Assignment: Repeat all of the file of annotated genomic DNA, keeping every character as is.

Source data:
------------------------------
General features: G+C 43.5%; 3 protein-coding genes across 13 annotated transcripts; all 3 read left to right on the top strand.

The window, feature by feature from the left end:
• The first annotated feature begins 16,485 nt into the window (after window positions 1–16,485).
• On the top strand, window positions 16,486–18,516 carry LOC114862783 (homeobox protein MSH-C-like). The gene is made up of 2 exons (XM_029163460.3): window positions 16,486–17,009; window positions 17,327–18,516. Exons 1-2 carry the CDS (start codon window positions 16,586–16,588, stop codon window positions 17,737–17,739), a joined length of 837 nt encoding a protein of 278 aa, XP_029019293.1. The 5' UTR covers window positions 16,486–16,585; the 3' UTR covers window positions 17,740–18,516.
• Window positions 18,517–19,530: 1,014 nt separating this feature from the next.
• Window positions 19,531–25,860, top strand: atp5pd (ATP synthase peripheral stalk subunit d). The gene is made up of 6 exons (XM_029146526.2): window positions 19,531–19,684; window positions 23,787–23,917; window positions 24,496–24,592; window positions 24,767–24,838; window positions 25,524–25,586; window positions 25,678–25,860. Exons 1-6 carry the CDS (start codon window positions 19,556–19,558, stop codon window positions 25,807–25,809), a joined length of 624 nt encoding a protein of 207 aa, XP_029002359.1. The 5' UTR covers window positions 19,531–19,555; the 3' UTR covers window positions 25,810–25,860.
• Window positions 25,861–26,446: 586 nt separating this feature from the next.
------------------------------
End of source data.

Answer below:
General features: G+C 43.5%; 3 protein-coding genes across 13 annotated transcripts; all 3 read left to right on the top strand.

The window, feature by feature from the left end:
• The first annotated feature begins 16,485 nt into the window (after window positions 1–16,485).
• On the top strand, window positions 16,486–18,516 carry LOC114862783 (homeobox protein MSH-C-like). The gene is made up of 2 exons (XM_029163460.3): window positions 16,486–17,009; window positions 17,327–18,516. Exons 1-2 carry the CDS (start codon window positions 16,586–16,588, stop codon window positions 17,737–17,739), a joined length of 837 nt encoding a protein of 278 aa, XP_029019293.1. The 5' UTR covers window positions 16,486–16,585; the 3' UTR covers window positions 17,740–18,516.
• Window positions 18,517–19,530: 1,014 nt separating this feature from the next.
• Window positions 19,531–25,860, top strand: atp5pd (ATP synthase peripheral stalk subunit d). The gene is made up of 6 exons (XM_029146526.2): window positions 19,531–19,684; window positions 23,787–23,917; window positions 24,496–24,592; window positions 24,767–24,838; window positions 25,524–25,586; window positions 25,678–25,860. Exons 1-6 carry the CDS (start codon window positions 19,556–19,558, stop codon window positions 25,807–25,809), a joined length of 624 nt encoding a protein of 207 aa, XP_029002359.1. The 5' UTR covers window positions 19,531–19,555; the 3' UTR covers window positions 25,810–25,860.
• Window positions 25,861–26,446: 586 nt separating this feature from the next.